How to Overwinter Plants Outdoors

DSC08938_2As we march deeper into the cold and ever-closer to frosts, it’s time to start cleaning up and putting the garden to bed. There are dead plants to clean up, soil to amend, cover crops to sow, garlic and flower bulbs to plant… but the first project to tackle in this area is to prepare crops that can survive the winter outside for the cold months ahead. The toughest crops will happily spend the winter outdoors and regrow next spring for eating or seed production. A few are ready as they are, others need a little help. Here are a few suggestions on how make sure they are ready:

Vegetables: Cool-weather-loving crops like broccoli, Brussels sprouts, cabbage, and cauliflower don’t mind a few frosts. Their flavor will be enhanced by the frost (the plant will concentrate its sugars in the leaves and fruit to act as antifreeze) and they will use warm days to grow, albeit slowly. Use a row cover to add a few degrees of and extend the season even further. These crops won’t, however, make it all the way through winter. Harvest for as long as possible, then remove and send to the compost pile.

Parsnips, carrots, garlic, scallions, and hardy greens (such as kale, lettuces, spinach, and mache) are winter survivors. They not only taste sweeter after a few frosts, but can be harvested on an as-needed basis through the winter and – some - into next spring. Protect them with six to eight inches of mulch to prevent the soil from heaving. Hardy greens benefit from a row cover with hoops, a plastic cover, or a cold frame, which will keep them warm and growing (slowly) and will keep snow off for easy harvesting.

022Perennial vegetables and herbs: Asparagus, rhubarb, and other perennial vegetables as well as perennial herbs such as chives, sage, thyme, oregano, tarragon, chamomile, arnica, anise hyssop store energy in their roots over the winter and grow anew from the base each spring. So, after foliage dies back in late fall, cut these plants down to a couple of inches from the ground. Now is also a great time to top-dress perennial beds with compost, manure, and mulch – the nutrients will seep into the soil over the winter and be accessible for the plants in spring.

Flowers: Now is also an ideal period for sowing flower varieties whose seeds require stratification, or a cold period, before germinating. Our Northeast Native Wildflower Mix includes many such varieties: Perennial Lupine, Lance-leaved Coreopsis, Indian Blanket, Wild Blue Indigo, Gayfeather, Butterfly Milkweed, Smooth Penstemon, White Upland Aster, Eastern Columbine, Brown-eyed Susan, Golden Alexander, Smooth Aster, New England Aster, and Rigid Goldenrod. Poppies are another flower that needs to be a winter like environment before germinating.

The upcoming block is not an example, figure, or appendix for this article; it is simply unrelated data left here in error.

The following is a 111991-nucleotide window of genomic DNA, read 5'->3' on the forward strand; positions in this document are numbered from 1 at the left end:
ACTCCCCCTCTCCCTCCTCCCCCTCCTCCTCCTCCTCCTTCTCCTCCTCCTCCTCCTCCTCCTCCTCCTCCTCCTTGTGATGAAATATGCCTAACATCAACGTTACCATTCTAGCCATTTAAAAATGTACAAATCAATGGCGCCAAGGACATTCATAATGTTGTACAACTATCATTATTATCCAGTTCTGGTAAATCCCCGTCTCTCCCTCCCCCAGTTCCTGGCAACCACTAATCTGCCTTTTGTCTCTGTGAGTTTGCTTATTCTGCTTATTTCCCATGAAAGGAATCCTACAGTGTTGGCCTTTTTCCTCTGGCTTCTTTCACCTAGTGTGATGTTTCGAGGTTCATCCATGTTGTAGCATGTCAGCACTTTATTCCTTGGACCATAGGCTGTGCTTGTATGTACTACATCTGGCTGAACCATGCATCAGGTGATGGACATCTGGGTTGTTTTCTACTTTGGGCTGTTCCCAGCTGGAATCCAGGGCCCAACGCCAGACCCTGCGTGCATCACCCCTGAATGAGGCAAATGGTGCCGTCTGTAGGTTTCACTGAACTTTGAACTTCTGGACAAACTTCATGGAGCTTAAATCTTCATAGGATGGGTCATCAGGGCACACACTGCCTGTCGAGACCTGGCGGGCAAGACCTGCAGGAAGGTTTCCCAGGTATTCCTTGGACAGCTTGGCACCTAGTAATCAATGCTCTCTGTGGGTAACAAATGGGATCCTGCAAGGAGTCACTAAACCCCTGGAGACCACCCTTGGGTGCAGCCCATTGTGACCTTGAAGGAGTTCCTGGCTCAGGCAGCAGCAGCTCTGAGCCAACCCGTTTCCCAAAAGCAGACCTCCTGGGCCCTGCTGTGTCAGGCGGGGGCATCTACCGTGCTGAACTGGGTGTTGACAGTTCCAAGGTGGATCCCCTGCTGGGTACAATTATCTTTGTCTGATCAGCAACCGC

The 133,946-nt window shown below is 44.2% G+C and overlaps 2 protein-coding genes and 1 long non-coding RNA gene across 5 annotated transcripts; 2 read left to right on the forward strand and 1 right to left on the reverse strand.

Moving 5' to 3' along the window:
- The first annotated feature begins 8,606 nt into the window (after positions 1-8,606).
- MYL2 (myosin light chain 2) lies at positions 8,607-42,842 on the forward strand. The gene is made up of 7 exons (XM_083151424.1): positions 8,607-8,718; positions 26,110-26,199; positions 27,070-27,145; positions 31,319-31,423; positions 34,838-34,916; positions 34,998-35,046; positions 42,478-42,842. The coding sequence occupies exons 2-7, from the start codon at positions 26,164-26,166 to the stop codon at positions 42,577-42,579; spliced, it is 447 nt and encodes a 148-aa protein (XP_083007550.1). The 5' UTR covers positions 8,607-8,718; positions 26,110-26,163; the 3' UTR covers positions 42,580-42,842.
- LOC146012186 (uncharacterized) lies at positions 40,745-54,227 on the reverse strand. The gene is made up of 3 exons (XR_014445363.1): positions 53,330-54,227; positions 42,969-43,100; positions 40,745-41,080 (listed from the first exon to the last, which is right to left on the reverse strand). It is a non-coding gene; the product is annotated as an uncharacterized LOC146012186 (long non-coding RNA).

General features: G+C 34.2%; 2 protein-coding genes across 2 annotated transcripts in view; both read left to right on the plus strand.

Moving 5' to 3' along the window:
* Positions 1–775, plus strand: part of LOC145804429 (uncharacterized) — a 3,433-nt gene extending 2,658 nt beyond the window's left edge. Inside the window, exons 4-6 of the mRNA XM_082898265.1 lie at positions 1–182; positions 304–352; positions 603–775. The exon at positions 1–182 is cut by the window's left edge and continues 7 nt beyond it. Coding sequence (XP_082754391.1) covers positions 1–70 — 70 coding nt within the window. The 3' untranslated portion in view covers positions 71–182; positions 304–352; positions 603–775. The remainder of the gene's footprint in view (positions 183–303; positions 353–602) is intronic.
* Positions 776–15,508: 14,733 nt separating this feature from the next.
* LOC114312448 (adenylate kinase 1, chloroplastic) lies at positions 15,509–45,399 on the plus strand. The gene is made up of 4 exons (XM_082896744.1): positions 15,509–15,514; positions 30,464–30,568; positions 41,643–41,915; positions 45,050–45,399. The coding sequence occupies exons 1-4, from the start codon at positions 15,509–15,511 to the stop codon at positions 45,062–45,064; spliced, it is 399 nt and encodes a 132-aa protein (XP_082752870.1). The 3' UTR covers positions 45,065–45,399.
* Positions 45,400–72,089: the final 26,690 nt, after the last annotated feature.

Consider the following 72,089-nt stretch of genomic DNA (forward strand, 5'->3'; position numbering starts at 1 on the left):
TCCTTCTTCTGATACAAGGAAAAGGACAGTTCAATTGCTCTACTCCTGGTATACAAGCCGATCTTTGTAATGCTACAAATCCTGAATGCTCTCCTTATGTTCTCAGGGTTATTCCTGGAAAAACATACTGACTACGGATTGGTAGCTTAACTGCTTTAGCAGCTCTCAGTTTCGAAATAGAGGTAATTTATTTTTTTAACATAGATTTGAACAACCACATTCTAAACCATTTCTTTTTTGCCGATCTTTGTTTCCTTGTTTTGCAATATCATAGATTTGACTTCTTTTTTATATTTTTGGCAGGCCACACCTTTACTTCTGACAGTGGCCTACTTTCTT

Biennial seed crops: Some plants take two seasons to produce seed. In our region, the majority of biennial seed crops need to be taken out of the ground and stored over the winter to keep them warm enough for the next growing season, but hardier varieties like parsnips and leeks can overwinter right in the ground. Tucking them in for winter with mulch or straw and putting a row cover over them will help them survive the coldest periods. And, snow will actually help insulate them. For more information on growing and storing biennials for seed production, take a look here.

Potted plants: Most container plants will need to be brought inside in order to make it through the winter because containers keep the roots more exposed to cold than plants in the ground. However, there are a few tricks for keeping potted plants bundled up and warm enough outdoors. For a thorough overview on overwintering plants in containers (and great suggestions for ornamentals), we recommend reading Margaret Roach’s, A Way to Garden blog, a wonderful gardening resource.

3 thoughts on “How to Overwinter Plants Outdoors”

  • Karen Stober
    Karen Stober 10/14/2014 at 11:03 am

    Will a bronze fennel survive the winter in the ground outside in New Jersey? It has gorgeous bronze green foliage. Lovage survives winters here without any problem. I hope the pineapple sage plant does.

    Reply
    • Wendy

      You bet it will survive. It's a perennial and you can't kill it. It has a very large tap root. It will die to the ground and poke up early in he spring. It self sows. It's seeded itself all over the property and can be kind of pushy, setting up camp everywhere.

      Reply
  • SusanD

    Yes. Bronze fennel is supposed to be perennial in zones 5-9. Mine makes it thru zone 7a winters here on Long Island, and reseeds easily too. Pineapple sage is iffy -- zone 8 -- depending on where you are (NJ is zones 6a-7b). You may want to mulch and/or cover. I've lost white sage, also zone 8, in relatively mild winters, tho it wasn't protected.

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